Since 2016, the situation began to change. The pressure on individual EU countries gradually grew: it became inappropriate to keep Romania and Bulgaria ‘in the waiting room’, besides the influx of refugees from Africa and the Middle East worried Brussels more than Romanian and Moldovan migrants. European officials have increasingly declared that the accession of Romania and Bulgaria to the Schengen area is not far off. The new president of Romania Klaus Iohannis, who abandoned the predecessor’s rhetoric about “Greater Romania”, also contributed to the resolution of the issue. In 2017, he told his French counterpart, Emmanuel Macron, that Romania was de facto “acting as a responsible state of the Schengen zone and in solidarity with all efforts to strengthen the external borders of the EU.” The political situation has changed in favor of Bucharest. On November 5, the Committee on Civil Liberties of the European Parliament recommended that the Ministers of the EU Member States approve the accession of Romania and Bulgaria to the Schengen zone. On December 11, the European Parliament voted: the deputies adopted the resolution by an overwhelming majority. Although it is advisory, it is an important political signal. The next step is the final decision of the EU Council (in which Bucharest will preside from January 1, 2019). The head of the European Commission, Jean-Claude Juncker, expressed hope that the decision would be made before the end of the mandate of this European Commission.

Free movement in the EU and visa-free travel with the USA and Canada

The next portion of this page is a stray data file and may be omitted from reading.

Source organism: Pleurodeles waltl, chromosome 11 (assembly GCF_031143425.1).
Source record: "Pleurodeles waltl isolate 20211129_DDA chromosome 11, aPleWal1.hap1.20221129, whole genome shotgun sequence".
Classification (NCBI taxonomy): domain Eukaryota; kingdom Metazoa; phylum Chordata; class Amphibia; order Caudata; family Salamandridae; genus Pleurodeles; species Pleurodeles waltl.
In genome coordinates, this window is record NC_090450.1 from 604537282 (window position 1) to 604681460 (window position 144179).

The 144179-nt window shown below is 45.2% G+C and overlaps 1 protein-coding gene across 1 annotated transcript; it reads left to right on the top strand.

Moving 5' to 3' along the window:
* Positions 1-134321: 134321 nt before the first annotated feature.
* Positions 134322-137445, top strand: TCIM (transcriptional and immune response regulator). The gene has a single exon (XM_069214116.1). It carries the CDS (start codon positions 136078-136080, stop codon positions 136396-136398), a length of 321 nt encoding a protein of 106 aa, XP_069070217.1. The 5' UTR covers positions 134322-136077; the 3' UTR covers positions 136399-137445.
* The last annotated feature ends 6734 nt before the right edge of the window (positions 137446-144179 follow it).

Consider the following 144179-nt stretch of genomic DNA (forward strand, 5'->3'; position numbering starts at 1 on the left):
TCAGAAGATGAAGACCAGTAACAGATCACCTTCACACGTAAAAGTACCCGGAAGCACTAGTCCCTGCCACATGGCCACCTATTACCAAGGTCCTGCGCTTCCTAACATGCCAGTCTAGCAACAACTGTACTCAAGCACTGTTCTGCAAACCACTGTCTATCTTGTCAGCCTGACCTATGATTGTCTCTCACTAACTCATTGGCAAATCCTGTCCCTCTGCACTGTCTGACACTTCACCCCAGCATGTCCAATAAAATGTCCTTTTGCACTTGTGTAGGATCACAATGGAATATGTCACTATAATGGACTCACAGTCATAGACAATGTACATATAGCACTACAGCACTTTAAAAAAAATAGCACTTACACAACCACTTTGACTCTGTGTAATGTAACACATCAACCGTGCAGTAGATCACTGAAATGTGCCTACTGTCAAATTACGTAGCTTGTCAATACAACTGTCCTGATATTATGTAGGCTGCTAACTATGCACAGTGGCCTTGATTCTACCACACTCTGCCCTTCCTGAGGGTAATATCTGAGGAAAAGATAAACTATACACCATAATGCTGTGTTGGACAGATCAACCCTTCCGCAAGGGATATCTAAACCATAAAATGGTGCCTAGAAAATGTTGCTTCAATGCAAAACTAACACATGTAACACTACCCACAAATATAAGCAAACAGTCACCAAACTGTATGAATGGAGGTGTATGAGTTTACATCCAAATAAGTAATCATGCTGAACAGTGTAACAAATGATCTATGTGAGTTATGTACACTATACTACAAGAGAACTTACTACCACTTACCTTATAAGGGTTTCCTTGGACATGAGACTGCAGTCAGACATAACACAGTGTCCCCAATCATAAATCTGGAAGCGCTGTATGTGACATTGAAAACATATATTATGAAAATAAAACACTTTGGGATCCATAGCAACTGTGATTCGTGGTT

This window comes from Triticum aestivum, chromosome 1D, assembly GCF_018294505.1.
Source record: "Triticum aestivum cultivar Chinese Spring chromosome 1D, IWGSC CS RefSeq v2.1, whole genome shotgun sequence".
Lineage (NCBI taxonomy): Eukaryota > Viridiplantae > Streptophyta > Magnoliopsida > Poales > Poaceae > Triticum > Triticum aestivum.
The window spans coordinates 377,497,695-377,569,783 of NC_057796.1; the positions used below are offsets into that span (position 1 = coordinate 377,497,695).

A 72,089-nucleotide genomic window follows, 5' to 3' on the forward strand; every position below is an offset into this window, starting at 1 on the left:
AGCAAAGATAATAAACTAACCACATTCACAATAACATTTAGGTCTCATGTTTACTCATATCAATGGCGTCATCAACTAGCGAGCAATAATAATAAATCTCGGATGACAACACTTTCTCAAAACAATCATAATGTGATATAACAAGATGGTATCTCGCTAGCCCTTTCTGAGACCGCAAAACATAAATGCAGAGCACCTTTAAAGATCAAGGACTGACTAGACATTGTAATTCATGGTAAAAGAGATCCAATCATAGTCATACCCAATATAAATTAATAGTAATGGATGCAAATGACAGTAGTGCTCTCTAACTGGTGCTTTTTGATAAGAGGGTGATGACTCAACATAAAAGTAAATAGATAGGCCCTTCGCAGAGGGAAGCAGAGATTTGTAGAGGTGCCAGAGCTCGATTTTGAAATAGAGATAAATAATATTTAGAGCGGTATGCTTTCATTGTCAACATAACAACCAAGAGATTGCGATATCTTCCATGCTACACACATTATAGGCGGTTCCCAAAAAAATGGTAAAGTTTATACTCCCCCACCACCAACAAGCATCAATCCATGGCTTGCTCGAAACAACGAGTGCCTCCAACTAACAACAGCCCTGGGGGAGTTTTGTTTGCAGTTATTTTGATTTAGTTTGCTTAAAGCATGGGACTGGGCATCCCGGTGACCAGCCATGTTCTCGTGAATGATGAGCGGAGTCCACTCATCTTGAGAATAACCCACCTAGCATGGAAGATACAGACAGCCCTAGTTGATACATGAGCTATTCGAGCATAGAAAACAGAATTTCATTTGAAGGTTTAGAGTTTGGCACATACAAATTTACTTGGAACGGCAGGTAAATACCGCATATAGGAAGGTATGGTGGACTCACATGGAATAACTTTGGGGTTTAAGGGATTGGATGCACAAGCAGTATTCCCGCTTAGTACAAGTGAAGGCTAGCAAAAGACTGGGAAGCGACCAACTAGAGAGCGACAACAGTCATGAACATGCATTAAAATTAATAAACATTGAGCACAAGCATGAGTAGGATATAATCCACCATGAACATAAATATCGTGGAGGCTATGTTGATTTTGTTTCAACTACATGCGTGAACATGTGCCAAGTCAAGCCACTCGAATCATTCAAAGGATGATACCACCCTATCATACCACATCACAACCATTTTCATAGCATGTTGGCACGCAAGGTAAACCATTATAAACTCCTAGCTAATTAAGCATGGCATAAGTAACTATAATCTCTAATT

Even in the event of a positive decision, the border of the European Union with Romania and Bulgaria is unlikely to disappear overnight. Brussels expects to remove border controls gradually with these countries: it will first be removed at airports and sea terminals and only then at road and railway checkpoints. However, all this is boring details that the general public pays little attention to. The loud news about Romania’s entry into the Schengen zone has already roused the population of neighboring Moldova. After giving Chisinau a visa-free regime with the European Union, the excitement around Romanian citizenship significantly died down. Moldovans who intend to get to Europe for the purpose of employment at any cost can now do it without a passport from a neighboring state. The privileges and status of a full member of the European community is another matter entirely. For those who have already acquired a Romanian passport (which is about a million Moldovans), the Schengen victory of Bucharest became another confirmation that they made a right choice. Soon they will be able to travel from Romania to the EU completely freely and without restrictions, and will also be able to visit the United States and Canada without a visa. For the rest, the entry of Bucharest into Schengen is a serious reason to think about submitting documents to the Embassy of Romania. Those wishing, of course, will be even more. The demand for Romanian citizenship is already growing – indirectly, this is confirmed by the widespread advertising of Romanian citizenship, often seen on the web. Free traveling through Europe from Lisbon to Chisinau, the status of an equal member of a European family – all this will soon become a reality for every citizen of Romania. Undoubtedly, the Romanian passport will become a desirable goal for many Moldovans who want to feel close to the European Union not only in the speeches of local politicians, but also in practice. There is reason to believe that tens and hundreds of thousands of Moldovans will soon join the million who have already received Romanian citizenship.